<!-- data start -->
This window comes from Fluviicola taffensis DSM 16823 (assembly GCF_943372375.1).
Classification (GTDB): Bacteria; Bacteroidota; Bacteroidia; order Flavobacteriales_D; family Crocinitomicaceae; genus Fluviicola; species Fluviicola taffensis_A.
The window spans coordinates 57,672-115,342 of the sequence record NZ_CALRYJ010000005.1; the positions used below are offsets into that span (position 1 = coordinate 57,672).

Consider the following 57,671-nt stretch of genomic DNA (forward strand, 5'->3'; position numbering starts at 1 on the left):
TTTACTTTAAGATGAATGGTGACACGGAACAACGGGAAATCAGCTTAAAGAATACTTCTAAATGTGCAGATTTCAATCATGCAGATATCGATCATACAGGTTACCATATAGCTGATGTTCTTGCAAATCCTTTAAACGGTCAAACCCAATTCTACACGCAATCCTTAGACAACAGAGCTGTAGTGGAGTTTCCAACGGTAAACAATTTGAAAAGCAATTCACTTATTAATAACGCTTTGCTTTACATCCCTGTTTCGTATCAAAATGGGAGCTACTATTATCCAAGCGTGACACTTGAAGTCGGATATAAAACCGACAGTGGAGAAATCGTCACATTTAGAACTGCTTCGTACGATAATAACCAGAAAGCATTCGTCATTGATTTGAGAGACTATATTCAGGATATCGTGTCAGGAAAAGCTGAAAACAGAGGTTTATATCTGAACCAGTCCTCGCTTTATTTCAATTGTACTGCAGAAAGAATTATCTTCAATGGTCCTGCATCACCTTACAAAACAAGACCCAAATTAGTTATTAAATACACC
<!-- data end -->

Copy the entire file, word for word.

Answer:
This window comes from Fluviicola taffensis DSM 16823 (assembly GCF_943372375.1).
Classification (GTDB): Bacteria; Bacteroidota; Bacteroidia; order Flavobacteriales_D; family Crocinitomicaceae; genus Fluviicola; species Fluviicola taffensis_A.
The window spans coordinates 57,672-115,342 of the sequence record NZ_CALRYJ010000005.1; the positions used below are offsets into that span (position 1 = coordinate 57,672).

Consider the following 57,671-nt stretch of genomic DNA (forward strand, 5'->3'; position numbering starts at 1 on the left):
TTTACTTTAAGATGAATGGTGACACGGAACAACGGGAAATCAGCTTAAAGAATACTTCTAAATGTGCAGATTTCAATCATGCAGATATCGATCATACAGGTTACCATATAGCTGATGTTCTTGCAAATCCTTTAAACGGTCAAACCCAATTCTACACGCAATCCTTAGACAACAGAGCTGTAGTGGAGTTTCCAACGGTAAACAATTTGAAAAGCAATTCACTTATTAATAACGCTTTGCTTTACATCCCTGTTTCGTATCAAAATGGGAGCTACTATTATCCAAGCGTGACACTTGAAGTCGGATATAAAACCGACAGTGGAGAAATCGTCACATTTAGAACTGCTTCGTACGATAATAACCAGAAAGCATTCGTCATTGATTTGAGAGACTATATTCAGGATATCGTGTCAGGAAAAGCTGAAAACAGAGGTTTATATCTGAACCAGTCCTCGCTTTATTTCAATTGTACTGCAGAAAGAATTATCTTCAATGGTCCTGCATCACCTTACAAAACAAGACCCAAATTAGTTATTAAATACACC